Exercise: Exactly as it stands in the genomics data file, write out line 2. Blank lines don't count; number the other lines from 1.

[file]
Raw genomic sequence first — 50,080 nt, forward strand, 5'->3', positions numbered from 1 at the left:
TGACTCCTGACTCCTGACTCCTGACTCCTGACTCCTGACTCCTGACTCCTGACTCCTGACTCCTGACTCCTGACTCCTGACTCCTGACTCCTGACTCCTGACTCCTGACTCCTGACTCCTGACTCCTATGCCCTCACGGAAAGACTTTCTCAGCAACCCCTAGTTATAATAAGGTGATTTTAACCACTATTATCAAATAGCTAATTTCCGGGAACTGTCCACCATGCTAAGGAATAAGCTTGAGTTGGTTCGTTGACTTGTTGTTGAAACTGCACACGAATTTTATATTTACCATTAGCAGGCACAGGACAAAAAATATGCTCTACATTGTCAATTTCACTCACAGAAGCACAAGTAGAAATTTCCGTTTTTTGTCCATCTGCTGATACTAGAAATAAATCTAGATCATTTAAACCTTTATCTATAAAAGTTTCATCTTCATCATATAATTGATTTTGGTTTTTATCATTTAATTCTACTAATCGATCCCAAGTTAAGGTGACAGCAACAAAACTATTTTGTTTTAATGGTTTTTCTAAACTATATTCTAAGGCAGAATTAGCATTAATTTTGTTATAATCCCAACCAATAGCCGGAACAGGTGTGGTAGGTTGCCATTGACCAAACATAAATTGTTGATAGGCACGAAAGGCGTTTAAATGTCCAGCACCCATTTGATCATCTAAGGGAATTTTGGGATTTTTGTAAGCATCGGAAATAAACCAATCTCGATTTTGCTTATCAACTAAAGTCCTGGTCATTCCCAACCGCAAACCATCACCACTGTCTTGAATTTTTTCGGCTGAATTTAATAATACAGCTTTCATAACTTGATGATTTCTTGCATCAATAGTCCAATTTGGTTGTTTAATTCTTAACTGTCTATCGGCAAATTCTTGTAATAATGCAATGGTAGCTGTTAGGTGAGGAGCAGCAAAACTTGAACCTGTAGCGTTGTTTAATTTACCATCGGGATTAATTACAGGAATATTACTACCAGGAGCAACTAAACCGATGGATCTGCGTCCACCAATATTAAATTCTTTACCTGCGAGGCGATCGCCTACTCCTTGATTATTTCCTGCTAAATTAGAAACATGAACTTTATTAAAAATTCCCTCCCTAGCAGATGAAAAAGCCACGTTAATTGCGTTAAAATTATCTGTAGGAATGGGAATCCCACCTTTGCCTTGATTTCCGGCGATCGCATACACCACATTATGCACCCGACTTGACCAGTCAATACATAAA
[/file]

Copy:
TGACTCCTGACTCCTGACTCCTGACTCCTGACTCCTGACTCCTGACTCCTGACTCCTGACTCCTGACTCCTGACTCCTGACTCCTGACTCCTGACTCCTGACTCCTGACTCCTGACTCCTGACTCCTATGCCCTCACGGAAAGACTTTCTCAGCAACCCCTAGTTATAATAAGGTGATTTTAACCACTATTATCAAATAGCTAATTTCCGGGAACTGTCCACCATGCTAAGGAATAAGCTTGAGTTGGTTCGTTGACTTGTTGTTGAAACTGCACACGAATTTTATATTTACCATTAGCAGGCACAGGACAAAAAATATGCTCTACATTGTCAATTTCACTCACAGAAGCACAAGTAGAAATTTCCGTTTTTTGTCCATCTGCTGATACTAGAAATAAATCTAGATCATTTAAACCTTTATCTATAAAAGTTTCATCTTCATCATATAATTGATTTTGGTTTTTATCATTTAATTCTACTAATCGATCCCAAGTTAAGGTGACAGCAACAAAACTATTTTGTTTTAATGGTTTTTCTAAACTATATTCTAAGGCAGAATTAGCATTAATTTTGTTATAATCCCAACCAATAGCCGGAACAGGTGTGGTAGGTTGCCATTGACCAAACATAAATTGTTGATAGGCACGAAAGGCGTTTAAATGTCCAGCACCCATTTGATCATCTAAGGGAATTTTGGGATTTTTGTAAGCATCGGAAATAAACCAATCTCGATTTTGCTTATCAACTAAAGTCCTGGTCATTCCCAACCGCAAACCATCACCACTGTCTTGAATTTTTTCGGCTGAATTTAATAATACAGCTTTCATAACTTGATGATTTCTTGCATCAATAGTCCAATTTGGTTGTTTAATTCTTAACTGTCTATCGGCAAATTCTTGTAATAATGCAATGGTAGCTGTTAGGTGAGGAGCAGCAAAACTTGAACCTGTAGCGTTGTTTAATTTACCATCGGGATTAATTACAGGAATATTACTACCAGGAGCAACTAAACCGATGGATCTGCGTCCACCAATATTAAATTCTTTACCTGCGAGGCGATCGCCTACTCCTTGATTATTTCCTGCTAAATTAGAAACATGAACTTTATTAAAAATTCCCTCCCTAGCAGATGAAAAAGCCACGTTAATTGCGTTAAAATTATCTGTAGGAATGGGAATCCCACCTTTGCCTTGATTTCCGGCGATCGCATACACCACATTATGCACCCGACTTGACCAGTCAATACATAAA